Athens has announced stricter border patrols, alongside plans to move asylum-seekers from its islands to the mainland and speed up deportations in an effort to deal with a fresh migrant influx from Turkey.
Greece’s Council for Foreign Affairs and Defence met on Saturday for an emergency session after more than a dozen boats carrying around 600 people landed off the coast of the Greek island of Lesvos on Thursday.
It is the largest arrival of migrants — mostly Afghan families — in a single day on Lesvos since 2016.
On Saturday the Greek government said the measures include stepping up border controls with the European Union’s border patrol agency Frontex and NATO, moving asylum seekers to the mainland, and identify rejected asylum seekers who may have remained in the country.
It also wants to shorten the country’s lengthy asylum process, which can take several months, and make it easier to deport applicants to Turkey or their country of origin.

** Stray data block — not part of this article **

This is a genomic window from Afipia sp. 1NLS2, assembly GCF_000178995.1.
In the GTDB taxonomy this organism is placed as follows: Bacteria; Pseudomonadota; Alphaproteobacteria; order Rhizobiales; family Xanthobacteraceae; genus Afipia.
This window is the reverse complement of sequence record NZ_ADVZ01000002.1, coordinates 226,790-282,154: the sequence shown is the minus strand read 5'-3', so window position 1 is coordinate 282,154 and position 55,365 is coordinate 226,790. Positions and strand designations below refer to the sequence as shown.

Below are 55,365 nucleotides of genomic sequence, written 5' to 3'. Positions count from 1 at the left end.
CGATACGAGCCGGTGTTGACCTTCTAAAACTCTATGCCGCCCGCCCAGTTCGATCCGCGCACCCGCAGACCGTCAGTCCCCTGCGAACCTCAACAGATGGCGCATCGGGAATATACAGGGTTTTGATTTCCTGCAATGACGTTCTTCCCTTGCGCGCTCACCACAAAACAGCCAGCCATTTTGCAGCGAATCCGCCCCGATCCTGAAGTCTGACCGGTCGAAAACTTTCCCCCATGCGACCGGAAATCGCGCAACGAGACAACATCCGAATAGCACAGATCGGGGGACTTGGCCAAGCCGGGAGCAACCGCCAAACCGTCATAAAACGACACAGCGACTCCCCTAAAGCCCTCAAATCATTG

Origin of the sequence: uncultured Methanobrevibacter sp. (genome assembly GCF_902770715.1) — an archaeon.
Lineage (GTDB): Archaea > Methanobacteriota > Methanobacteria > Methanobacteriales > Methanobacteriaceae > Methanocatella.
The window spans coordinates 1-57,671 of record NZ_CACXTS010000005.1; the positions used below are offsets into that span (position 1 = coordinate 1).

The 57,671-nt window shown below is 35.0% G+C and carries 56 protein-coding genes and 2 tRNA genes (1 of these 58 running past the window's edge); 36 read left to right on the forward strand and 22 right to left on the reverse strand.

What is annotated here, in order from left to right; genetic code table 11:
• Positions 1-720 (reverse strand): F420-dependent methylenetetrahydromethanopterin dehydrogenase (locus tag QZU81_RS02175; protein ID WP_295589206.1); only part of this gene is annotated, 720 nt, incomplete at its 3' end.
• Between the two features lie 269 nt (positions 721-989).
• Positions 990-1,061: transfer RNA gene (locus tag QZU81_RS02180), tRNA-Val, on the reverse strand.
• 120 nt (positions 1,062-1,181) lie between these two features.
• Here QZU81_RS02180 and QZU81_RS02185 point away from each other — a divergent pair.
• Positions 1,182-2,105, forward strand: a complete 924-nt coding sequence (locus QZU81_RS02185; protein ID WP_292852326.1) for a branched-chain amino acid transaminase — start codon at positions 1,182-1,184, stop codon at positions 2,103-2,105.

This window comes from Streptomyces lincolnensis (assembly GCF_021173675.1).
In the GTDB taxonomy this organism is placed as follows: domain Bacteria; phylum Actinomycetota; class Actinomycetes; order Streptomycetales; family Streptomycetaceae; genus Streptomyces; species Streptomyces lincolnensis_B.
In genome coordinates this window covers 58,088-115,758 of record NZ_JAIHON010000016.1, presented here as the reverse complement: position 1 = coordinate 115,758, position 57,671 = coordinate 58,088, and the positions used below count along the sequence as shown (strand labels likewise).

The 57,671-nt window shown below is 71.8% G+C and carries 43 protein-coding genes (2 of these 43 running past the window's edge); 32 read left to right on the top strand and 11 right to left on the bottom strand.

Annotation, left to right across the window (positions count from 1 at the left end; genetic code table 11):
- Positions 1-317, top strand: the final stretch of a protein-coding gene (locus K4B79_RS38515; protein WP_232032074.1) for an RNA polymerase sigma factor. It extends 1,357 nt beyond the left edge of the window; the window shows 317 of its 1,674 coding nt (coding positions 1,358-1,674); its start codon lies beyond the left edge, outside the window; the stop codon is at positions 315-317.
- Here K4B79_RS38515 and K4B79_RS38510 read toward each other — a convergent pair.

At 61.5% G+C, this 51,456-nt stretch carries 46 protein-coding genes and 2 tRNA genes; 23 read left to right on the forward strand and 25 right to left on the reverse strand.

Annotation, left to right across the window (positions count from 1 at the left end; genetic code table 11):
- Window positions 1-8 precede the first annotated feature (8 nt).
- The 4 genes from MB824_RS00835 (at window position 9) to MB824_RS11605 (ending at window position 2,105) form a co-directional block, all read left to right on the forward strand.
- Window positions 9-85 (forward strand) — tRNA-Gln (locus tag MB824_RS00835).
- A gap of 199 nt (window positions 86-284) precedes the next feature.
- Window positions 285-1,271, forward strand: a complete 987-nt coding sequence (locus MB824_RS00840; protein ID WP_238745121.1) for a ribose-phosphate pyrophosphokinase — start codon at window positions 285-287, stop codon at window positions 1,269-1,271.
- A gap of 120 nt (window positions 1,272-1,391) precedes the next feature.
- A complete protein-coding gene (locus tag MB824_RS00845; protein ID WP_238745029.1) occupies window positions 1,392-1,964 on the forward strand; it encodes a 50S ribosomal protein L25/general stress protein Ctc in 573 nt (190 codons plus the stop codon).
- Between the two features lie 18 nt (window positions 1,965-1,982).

“The asylum process in our country was the longest, the most time consuming and, in the end, the most ineffective in Europe,” Greece’s deputy citizen protection minister responsible for migration policy, Giorgos Koumoutsakos, told state television.
Responding to critics from the opposition that the move was unfair and unlawful, he said: “Asylum must move quickly so that those who are entitled to international protection are vindicated… and for us to know who should not stay in Greece.”
The government was “determined to push ahead with a robust returns policy because that is what the law and the country’s best interest impose, in accordance with human rights,” he said.
Greece was once the main points of entry to the European Union for migrants and asylum seekers from countries including Syria.
However, since the 2016 deal between the EU and Turkey, the number of migrants arriving on the shores of Greece has rapidly decreased.
Closures of the borders across the Balkans have resulted in migrants getting trapped in Greece, causing overcrowding in migrant camps.
Greece has come under fire for the living conditions in the camps by humanitarian organisations, with some operating at twice their capacity.